If you find yourself experiencing different symptoms in times of stress and think you might have possible nutrient deficiencies, please get in touch with one of our Doctors so we can help point you in the right direction to help manage your nutrition levels.
Being a tradie is hard work and they make up a large portion of the demographic in our chiropractic clinics. The physically demanding job, long hours, and prolonged strain on the body all add up. In fact, tradespeople account for the highest percentage of serious musculoskeletal disorders (MSD) claims and also have the highest frequency rate, which was three times higher than the rate of all employees (1).
Most MSD claims are due to applying too much stress on the body which can affect the muscles, tendons, ligaments or bones. These injuries are most often related to lifting, carrying, putting down, or handling objects (1).
As the daily routine of tradies and labourers requires a lot of lifting, bending and twisting, they rely heavily on their musculoskeletal health for their livelihood. Ignoring aches, pains and body stress could result in reduced quality of life and early retirement, so it is especially important to be proactive about preventing and addressing health issues.
If you are a tradie or know someone in the industry, check out these tips to keep the spine happy and decrease the likelihood of injuries.
Stretch & Warm-up
In order to get limber, loosen up muscles and prepare your body for the physical activity ahead, it is important to stretch before and after work. Your back may be at risk of sustaining injuries when your body is not warmed up properly. Take a few minutes to warm up and do some stretches to increase flexibility, circulation, and range of motion prior to commencing work.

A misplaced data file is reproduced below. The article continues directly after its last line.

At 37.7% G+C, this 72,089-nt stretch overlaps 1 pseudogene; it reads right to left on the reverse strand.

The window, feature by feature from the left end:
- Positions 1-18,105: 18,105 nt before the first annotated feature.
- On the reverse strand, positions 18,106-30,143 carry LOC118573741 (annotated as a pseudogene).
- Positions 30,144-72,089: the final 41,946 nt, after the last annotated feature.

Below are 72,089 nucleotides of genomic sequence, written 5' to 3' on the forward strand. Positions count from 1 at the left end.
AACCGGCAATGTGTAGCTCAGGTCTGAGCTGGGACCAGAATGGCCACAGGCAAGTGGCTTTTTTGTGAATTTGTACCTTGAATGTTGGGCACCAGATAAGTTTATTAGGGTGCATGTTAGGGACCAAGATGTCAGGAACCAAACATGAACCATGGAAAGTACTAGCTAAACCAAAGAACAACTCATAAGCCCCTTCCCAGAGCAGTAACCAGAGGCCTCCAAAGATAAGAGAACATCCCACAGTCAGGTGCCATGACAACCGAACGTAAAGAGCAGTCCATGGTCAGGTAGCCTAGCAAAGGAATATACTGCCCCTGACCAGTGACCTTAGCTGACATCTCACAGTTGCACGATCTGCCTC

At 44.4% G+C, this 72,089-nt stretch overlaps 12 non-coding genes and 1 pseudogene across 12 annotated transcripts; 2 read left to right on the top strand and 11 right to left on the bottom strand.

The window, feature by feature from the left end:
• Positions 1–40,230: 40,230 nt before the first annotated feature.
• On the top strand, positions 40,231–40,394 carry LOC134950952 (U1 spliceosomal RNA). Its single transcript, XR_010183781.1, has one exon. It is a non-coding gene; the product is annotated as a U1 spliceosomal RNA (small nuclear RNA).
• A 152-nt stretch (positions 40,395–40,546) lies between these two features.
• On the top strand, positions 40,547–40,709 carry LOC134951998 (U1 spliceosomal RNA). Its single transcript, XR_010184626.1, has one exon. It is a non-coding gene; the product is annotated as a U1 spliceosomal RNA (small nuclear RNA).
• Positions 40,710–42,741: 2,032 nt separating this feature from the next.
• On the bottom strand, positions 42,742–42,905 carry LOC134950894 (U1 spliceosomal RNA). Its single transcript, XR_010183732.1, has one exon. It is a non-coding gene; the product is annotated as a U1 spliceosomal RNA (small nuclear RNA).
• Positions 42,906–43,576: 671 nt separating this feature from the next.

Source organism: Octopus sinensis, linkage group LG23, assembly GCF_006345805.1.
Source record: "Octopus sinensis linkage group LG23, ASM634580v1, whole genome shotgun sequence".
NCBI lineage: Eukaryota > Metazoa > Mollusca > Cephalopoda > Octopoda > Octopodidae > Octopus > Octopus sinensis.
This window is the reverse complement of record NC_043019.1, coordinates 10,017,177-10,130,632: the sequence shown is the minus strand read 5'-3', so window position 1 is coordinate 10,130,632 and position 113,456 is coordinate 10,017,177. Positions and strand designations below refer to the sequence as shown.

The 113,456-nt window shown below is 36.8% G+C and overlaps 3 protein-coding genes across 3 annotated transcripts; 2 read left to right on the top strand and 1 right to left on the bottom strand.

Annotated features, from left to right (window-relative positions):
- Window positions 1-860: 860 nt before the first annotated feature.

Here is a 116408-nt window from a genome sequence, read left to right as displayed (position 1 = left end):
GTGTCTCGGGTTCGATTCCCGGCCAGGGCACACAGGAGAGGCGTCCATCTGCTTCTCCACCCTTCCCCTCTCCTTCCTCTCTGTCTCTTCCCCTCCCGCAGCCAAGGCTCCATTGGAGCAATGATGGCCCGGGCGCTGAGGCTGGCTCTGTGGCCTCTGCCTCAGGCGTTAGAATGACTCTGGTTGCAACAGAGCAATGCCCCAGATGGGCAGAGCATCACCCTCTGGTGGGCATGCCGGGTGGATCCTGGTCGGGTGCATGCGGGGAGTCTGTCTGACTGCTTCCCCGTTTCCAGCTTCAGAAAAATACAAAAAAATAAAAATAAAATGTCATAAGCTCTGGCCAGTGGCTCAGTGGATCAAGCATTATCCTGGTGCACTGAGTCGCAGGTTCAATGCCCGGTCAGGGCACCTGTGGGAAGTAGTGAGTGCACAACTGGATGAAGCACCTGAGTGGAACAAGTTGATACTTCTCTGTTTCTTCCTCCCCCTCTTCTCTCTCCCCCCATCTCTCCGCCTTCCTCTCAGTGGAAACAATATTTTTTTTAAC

Lifting requires energy and muscle effort, and done incorrectly, it can stress muscles, tendons and ligaments and increase forces on your spine.
Taking a moment to assess if there is an easier way to lift heavy objects (for example, by using assistance tools such as a crane, forklift or wheelbarrow) and removing any hazards from the area may help to avoid injury.
Using the correct lifting technique may help mitigate some of the associated risk. With your feet in a stable position, bend at the knees and lift using your hips and knees, not your back. Minimise the distance between your body and the item you are lifting. This approach can help you move heavy objects easily while reducing the load on the body.
Being mindful of your posture, whether you are working or relaxing, is very important. Staying in an awkward position for long periods and having poor posture can put strain on the spine. Be aware of your posture and correct it if you find yourself hunching or slouching.
As tradies are constantly putting strain on the same areas of their body, it is important to work towards a healthy and strong body which is better equipped to withstand the gruelling work.
Doing exercise on top of your hard day’s work may not sound very appealing but it is important for your body to get variety in movement. Simple exercises such as going for a walk, swimming or a gentle bike ride are great ways to introduce variety into your routine.
Don’t Ignore the Pain
You may hear tradies complain about an injury but choosing to ignore it. Unfortunately, this is common practice in the industry and needs to be addressed. Early intervention and treatment is part of the solution in improving the well-being of tradies.
Many tradies have experienced back pain, neck pain and muscle stress. It may be helpful to consult a chiropractor to seek advice. Prevention is better than cure – don’t ignore the pain and take a proactive approach to your health with preventative measures. It is not wise to ignore aches and pains; these may become more pronounced over time and cause significant health problems. This early intervention will prove beneficial in the long run, giving you a chance to address health concerns early on and resolve problems before they progress.
1. Safe Work Australia, 2016, Statistics on Work-Related Musculoskeletal Disorders.